In my continued search for what truly qualifies as a healthy granola, I have thus far neglected to point out that there are tons of recipes out there for making your own dang granola. Even if a given recipe uses sugar or some other ingredient you don’t want in your granola, you could easily adapt it to change out said ingredient for a healthier, no sugar added one. OK—so now we’ve established that you can go the homemade route, but….really? Making your own granola is both time-consuming and messy, what with all the mixing and baking and, most of all, the cleaning–that if you’re like me, you may go through that process once or twice a year, but then decide to buy from then on.
So that’s where we are: finding the best of what’s out there that’s already been made. In my last post I talked about Erin’s Homestyle granola, which I described as very tasty, even dessert-friendly (but that’s almost all granola, isn’t it), but pointed out that it’s sweetened with processed honey. As it turns out I may not have given Erin’s a fair shake in that regard, as it turns out that it’s mainly too expensive for a moderate- to large-scale production to use only raw honey to make their granola…it just isn’t cost-effective, and who can’t appreciate that? Well, actually, diabetics probably don’t appreciate that, since as I discuss raw honey on my unrefined sugar page, it has a much lower glycemic index than sugar, while pasteurized/processed honey has a GI even higher than table sugar.
If diabetics or others who are otherwise sugar sensitive want to indulge in healthy granola, there’s always Go Raw’s Simple Granola, which I discussed in Part 1. The rest are going to be sweetened either with sugar or refined honey, though there’s still a significant quality range among these products, so let’s take a look at a couple more.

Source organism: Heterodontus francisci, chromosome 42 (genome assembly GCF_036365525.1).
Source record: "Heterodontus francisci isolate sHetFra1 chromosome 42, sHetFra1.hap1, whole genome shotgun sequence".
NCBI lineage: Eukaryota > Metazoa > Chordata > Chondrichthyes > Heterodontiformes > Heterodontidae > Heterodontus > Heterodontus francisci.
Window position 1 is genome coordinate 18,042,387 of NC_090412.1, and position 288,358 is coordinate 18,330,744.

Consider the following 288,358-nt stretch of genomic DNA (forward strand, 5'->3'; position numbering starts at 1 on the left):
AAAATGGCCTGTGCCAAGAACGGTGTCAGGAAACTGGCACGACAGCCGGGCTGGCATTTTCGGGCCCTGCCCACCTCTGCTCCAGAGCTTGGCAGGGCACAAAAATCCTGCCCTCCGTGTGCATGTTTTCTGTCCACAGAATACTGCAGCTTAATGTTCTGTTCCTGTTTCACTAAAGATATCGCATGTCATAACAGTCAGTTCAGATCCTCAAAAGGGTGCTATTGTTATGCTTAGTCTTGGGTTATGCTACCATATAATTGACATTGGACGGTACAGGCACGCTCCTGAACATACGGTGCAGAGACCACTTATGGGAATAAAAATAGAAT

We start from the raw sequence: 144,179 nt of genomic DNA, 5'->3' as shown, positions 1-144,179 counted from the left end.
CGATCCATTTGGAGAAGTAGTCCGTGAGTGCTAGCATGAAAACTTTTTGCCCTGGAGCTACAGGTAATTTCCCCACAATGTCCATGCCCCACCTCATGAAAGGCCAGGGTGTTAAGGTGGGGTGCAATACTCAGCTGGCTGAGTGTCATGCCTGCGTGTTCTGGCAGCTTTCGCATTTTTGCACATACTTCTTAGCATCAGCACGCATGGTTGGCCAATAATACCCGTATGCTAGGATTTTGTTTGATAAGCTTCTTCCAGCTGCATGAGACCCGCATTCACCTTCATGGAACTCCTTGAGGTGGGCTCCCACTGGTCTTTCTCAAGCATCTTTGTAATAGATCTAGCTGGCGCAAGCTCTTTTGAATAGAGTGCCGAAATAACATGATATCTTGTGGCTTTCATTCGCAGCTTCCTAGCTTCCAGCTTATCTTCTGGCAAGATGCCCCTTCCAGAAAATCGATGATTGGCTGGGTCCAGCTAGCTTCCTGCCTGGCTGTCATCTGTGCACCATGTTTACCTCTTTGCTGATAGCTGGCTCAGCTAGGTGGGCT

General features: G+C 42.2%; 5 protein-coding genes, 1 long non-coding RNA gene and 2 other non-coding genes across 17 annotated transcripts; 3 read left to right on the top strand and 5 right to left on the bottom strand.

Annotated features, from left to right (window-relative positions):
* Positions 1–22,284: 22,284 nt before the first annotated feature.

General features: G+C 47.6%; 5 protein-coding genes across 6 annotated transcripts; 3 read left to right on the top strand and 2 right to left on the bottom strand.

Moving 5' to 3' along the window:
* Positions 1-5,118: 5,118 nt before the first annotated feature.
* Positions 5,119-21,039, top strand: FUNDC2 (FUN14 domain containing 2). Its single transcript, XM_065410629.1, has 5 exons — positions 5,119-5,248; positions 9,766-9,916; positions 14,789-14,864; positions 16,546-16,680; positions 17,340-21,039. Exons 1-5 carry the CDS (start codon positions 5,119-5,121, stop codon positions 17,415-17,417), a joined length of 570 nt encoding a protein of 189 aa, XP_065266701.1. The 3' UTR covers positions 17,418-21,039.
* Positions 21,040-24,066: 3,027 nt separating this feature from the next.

Bear Naked is a granola that can be found in mainstream supermarkets more than places like Whole Foods, even though it does have a short list of ingredients. They do use honey as the main sweetener, but they also for some reason find it necessary to over-sweeten the dried fruits they add in: whether raisins, cranberries, or bananas, each has glycerin, oil, and/or sugar added, presumably for preservation, but is that really necessary. The nice thing about Bear Naked is that it’s relatively affordable for a spare-ingredients granola, but there are two key turns offs about the product which for me are deal breakers: one is that it turns out that Bear Naked is owned by the cereal behemoth Kellogg’s, and it’s not that alone that’s an issue, but when you combine that with the fact that none of their granola products are organic, and that they scored a 10 out of 700 on The Cornucopia Institute’s Organic Cereal Scorecard, it makes me never want to pick it up again.
Bob’s Red Mill, a very popular cereal brand widely available at both supermarkets and Whole Foods and its ilk, also makes granola with a rather short list of ingredients, but unfortunately again, the 2nd ingredient happens to be brown sugar, which is no better than white sugar as far as our health. Though Bob’s scored a 242 out of 700 on the aforementioned Scorecard, most of its cereals, including the granolas, are NOT organic, and that means another nail in the coffin as far as I’m concerned. Am I making too big a deal out of organic vs. non-organic? If I were talking about the farmers’ market stalls, I think I would be, as farmers becoming certified organic is an expensive, often bureaucratic process that’s not worth the extra money. For cereals, on the other hand, it just seems ill-advised not to go organic, even though it’s significantly more expensive. I’ll discuss some organic options in the next chapter of the no sugar added, healthy granola hunt, but in the meantime, check out The Cornucopia Institute’s video on cereals and organics, ominously dubbed “Cereal Crimes”: